At £2.06 from the UK store$3.27 in the US, and €2.68 in the Eurozone*, it’s a total bargain — that’s less than the price of a half of Guinness by our reckoning.

Continue reading

Pub at night.

Pub Crawling Blogs

Look, the fact is, if you want to read about drunken escapades, this isn’t the blog you’re looking for.

We’re bookworms, nerds, squares; taking things too seriously is what we do for fun; we hate having hangovers; and that’s unlikely to change as we daily grow ever more middle-aged and becardiganed.

But don’t despair — there are plenty of bloggers less po-faced and/or sedentary than us who are barely ever out of the pub, and here are four you might enjoy.

1. The Ultimate London Pub Crawl

Once a month, twenty-somethings Andy and Greg pick a bit of London and visit every pub there — every pub. They generally get drunk, flirt, make friends, fear for their lives, and then miss their bus or tube home.

2. My Pub Odyssey

Pubman goes to pubs, mostly in London, and says what he reckons about them without even a dab of gilding on the lily: ‘It is a fairly normal little grubby touristy pub.  Grubby is a compliment in Pub Odyssey world…’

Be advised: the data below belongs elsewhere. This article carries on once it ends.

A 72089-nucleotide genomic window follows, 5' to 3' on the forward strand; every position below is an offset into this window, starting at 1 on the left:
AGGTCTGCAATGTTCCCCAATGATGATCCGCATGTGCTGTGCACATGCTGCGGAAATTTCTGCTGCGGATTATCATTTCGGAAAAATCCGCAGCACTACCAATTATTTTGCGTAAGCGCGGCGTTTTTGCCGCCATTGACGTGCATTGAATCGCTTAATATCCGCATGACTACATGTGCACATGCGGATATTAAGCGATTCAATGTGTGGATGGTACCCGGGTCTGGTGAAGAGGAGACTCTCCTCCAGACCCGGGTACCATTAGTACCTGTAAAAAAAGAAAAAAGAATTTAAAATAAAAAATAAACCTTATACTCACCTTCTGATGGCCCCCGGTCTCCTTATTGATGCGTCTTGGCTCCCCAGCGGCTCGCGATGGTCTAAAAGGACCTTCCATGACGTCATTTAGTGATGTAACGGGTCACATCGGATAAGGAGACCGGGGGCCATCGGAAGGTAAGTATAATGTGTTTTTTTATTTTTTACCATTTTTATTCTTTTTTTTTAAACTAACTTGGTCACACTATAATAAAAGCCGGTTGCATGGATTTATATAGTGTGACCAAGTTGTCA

3. Walking and Crawling

Adam walks and drinks and walks and drinks. His long posts are full fresh air, verdant fields, and well-earned pints of beer in Scottish country pubs. It a close to being on holiday as you can get at your desk.

4. Wee Beefy

He’s been a bit less prolific of late but his reports from the front line of the war on sobriety in pubs in the Sheffield area are always entertaining: ‘We finished our trip at the Duck and Drake, where we stood at the packed bar to hear a band finish playing, supping beers that I have forgotten to record, but which were, I assume very nice – as was the food, which may have been a pie, I genuinely don’t know, however!’

Illustration: breakfast reading.

News, Nuggets & Longreads 08/11/2014

It’s Saturday morning again, so here, as per, are links to some things that have caught our eye in the past week.